Play Stool

Sturdy stools for a variety of uses. My children love the stools I made. They use them as trains, boats and doll chairs (when turned on their sides). I’ve built 8 and even that does not seem like enough. This is my easiest project. Dimensions: 12″h 12″w 12″d


Tools & Supplies Needed:

  • Drill – either an electric drill or hand drill will work nicely
  • Screwdriver – phillips for deck screws
  • Band saw, scroll saw or jig saw
  • Carpenters Square or Adjustable Square
  • Sandpaper in the following grits 60, 100 and 150.
  • Hand sanding block
  • Wood glue
  • (8) 1 5/8 inch drywall or deck screws
  • (6) 2 1/2 inch deck screws
  • Goggles, ear protection, dust mask.
  • Oil Finish or Polyurethane *see section on Finishes
  • Download and print these Dawings:

Wood

  • (2) 12 1/8 inch pieces of a 2 x 12 board (sides)
  • (1) 9 1/8 inch piece of a 2 x 6 board (center brace)
  • (2) 12 1/8 inch pieces of a 1 x 6 board (tops)

Optional tools:

  • Pilot hole bit for drill
  • Phillips screwdriver bit for drill
  • Belt sander (bench type)

Before You Begin

Be sure you understand how to operate your power tools. Read the manual(s) that were included with them. You should NOT work with out proper eye protection, ear protection and a dust mask. Since I don�t know what tools you have, or the quality of materials you are able to purchase, you will have to use these plans and your finished stools at your own risk. If you feel uncomfortable with power tools or are not comfortable with the safety of your finished product, do not do this project.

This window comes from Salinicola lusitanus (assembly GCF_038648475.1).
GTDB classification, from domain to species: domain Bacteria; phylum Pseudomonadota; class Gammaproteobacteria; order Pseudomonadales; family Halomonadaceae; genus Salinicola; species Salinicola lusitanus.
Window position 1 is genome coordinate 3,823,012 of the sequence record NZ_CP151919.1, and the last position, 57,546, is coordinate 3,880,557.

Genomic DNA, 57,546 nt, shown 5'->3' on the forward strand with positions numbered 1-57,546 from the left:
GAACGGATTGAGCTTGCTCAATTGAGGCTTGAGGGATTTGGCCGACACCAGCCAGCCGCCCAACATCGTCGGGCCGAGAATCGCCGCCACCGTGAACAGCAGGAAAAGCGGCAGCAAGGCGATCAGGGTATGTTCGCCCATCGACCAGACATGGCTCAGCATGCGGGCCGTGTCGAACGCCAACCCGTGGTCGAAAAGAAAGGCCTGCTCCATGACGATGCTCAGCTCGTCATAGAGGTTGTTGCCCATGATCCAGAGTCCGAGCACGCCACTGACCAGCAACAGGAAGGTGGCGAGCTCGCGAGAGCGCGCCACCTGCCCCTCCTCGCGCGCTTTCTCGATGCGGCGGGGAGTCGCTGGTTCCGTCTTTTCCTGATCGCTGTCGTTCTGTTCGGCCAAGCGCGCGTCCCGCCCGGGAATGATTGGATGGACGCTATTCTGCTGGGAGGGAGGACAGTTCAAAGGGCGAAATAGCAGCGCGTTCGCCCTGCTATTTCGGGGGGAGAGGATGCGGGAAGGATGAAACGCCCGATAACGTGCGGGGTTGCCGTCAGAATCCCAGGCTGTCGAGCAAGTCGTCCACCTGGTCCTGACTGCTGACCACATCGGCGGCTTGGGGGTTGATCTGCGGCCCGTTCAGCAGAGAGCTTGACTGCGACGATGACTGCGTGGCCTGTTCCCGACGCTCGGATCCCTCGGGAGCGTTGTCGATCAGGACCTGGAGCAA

Selecting Wood

Your wood should be chosen carefully. While knots may add character to a project, warps and gouges do not. Inspect all sides of your wood. Make sure that the wood does not bend, twist or cup. The time honored method of sighting down a length of wood is still the best to gauge it�s straightness. No wood is perfect. You may have to select an imperfect board with a good section. If you have it cut at the store, you may even be able to purchase just the section you want.